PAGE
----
By Andrea Arnold
On Sunday, September 26, 2021, members of the McBride District Fire Department, along with the Valemount Fire Chief, attended a training session on the equipment used to protect structures threatened by forest fires.
McBride Fire Chief David Hruby was very pleased with the outcome of the training day.
âIf we needed the equipment and a trailer was available, our team would be able to get it running,â he said.
Equipment for the training was provided by the Ferndale / Tabor Department.
Ferndale / Tabor Fire Chief Bryant Kemble held a classroom session for the group before heading to Gaglardi Park just outside McBride. There the system – a series of sprinklers and hoses – was installed around the park as if to protect it from a pervasive fire. Water was pumped from the Fraser River and one-inch, Wasp, Butterfly and irrigation sprinklers covered the perimeter and structures with water.
Once the demonstration was over, the crew carefully packed everything into the trailer, only to learn that their day was not over. They were told they had half an hour to get to Koeneman Park and set up the system to protect both structures and the park from the oncoming “fire”. Prior to the exercise, warning tape had been attached to the trees to indicate the location of the fire.
The crew encountered several challenges that could be overcome in a real-life situation as they raced to meet the deadline. They installed sprinklers on the roofs of both buildings and along the edges of the trees.
âThey did really well,â said Chief Hruby. “I think if they were to take on this challenge again, they would cut their time in half.”
At the end, the group followed the line and discussed the challenges – how they could be avoided or overcome. One of those conversations involved a valve which, although a crew member verified it was in the closed position, was still leaking water, preventing other sprinklers further down the line from operating at full power. . In addition, a discussion on the importance of time management and legality took place at the conclusion.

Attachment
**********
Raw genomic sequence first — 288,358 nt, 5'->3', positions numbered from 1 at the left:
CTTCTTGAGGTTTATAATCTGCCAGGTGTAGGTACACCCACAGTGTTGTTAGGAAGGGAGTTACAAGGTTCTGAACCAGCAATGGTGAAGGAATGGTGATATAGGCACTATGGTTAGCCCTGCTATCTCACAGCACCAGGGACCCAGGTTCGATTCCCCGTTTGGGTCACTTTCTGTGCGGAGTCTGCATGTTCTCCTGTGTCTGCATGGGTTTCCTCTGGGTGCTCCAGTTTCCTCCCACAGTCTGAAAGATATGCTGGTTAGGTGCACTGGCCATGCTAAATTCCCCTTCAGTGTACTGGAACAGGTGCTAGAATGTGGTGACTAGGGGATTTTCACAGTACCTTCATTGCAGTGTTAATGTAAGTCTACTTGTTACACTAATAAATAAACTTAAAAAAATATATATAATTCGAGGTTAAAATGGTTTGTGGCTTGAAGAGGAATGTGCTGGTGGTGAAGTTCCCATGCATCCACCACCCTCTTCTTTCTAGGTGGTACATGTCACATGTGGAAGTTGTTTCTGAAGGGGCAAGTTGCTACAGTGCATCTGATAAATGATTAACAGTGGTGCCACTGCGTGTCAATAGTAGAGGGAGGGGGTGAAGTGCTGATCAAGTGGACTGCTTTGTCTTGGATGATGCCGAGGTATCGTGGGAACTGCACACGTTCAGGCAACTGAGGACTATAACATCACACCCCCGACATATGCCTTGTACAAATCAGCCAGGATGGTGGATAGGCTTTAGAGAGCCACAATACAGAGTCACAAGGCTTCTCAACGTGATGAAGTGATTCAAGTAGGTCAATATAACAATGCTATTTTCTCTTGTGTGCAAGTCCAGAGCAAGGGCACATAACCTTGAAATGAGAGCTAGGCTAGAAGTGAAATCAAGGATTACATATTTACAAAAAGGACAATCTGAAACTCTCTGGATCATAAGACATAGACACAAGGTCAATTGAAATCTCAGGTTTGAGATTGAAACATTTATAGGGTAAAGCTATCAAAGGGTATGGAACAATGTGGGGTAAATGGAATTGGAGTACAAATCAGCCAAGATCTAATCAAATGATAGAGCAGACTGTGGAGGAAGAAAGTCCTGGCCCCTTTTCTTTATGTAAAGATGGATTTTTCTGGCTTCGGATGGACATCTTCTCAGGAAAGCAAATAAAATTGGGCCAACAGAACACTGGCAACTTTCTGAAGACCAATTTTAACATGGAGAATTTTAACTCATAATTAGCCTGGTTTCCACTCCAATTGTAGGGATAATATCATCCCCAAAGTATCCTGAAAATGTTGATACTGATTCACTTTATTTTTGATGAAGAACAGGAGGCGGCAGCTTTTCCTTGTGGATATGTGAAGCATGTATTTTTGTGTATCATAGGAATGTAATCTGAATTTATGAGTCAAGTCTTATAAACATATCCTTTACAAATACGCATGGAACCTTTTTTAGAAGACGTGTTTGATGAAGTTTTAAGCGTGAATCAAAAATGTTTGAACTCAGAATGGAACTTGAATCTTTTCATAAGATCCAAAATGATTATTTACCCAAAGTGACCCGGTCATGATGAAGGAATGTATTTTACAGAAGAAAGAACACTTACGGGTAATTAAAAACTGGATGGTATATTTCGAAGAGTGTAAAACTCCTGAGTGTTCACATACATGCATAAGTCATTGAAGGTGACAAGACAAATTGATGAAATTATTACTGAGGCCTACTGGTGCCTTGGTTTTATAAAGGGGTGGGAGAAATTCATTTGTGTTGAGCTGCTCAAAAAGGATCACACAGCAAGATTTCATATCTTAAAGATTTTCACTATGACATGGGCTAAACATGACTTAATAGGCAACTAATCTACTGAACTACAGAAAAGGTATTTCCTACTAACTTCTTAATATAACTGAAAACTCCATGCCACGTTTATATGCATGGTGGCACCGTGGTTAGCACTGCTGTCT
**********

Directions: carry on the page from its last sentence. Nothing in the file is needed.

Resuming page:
The conversation included information regarding some of Kemble’s testimonies. Normally, teams of five are sent to a site with two trucks. The purpose of both trucks is to make sure everyone can get out, even if one truck breaks down. He also spoke of being dropped into a fire zone and having 15 minutes to settle in before the helicopter left.
The training was made possible through funding from the Office of the Fire Marshals, the Red Cross and the BC Fire Chief Association. The MDFD also purchased forest fire suppression hoses and some personal protective equipment with the money they received.
Valemount currently has a smaller Level 3 SPU trailer. They train with the equipment at least once a year at their training grounds.
âWe have about a dozen portable tanks,â said Valemount Fire Chief Rick Lalonde. “Often the structures we are protecting are not near a good source of water.” He said they used the funding to buy pagers, pumps and PPE.
âGrants are made available to rural communities to help small towns finance forest fire fighting equipment,â Hruby said. âThere have been three grants recently available: two focused on forest fires and one on rescue. This allows us to purchase large items.
He would like to be able to have an SPU on site, but with a price tag of $ 250,000, he doesn’t see that as a possibility.
âThere are 14 trailers across the province,â Hruby said. Seven of these are within four and a half hours of McBride, and each trailer is outfitted with supplies to potentially protect six properties (depending on proximity to the building)
âIf more funds became available, we would most definitely hold another training session,â Hruby said.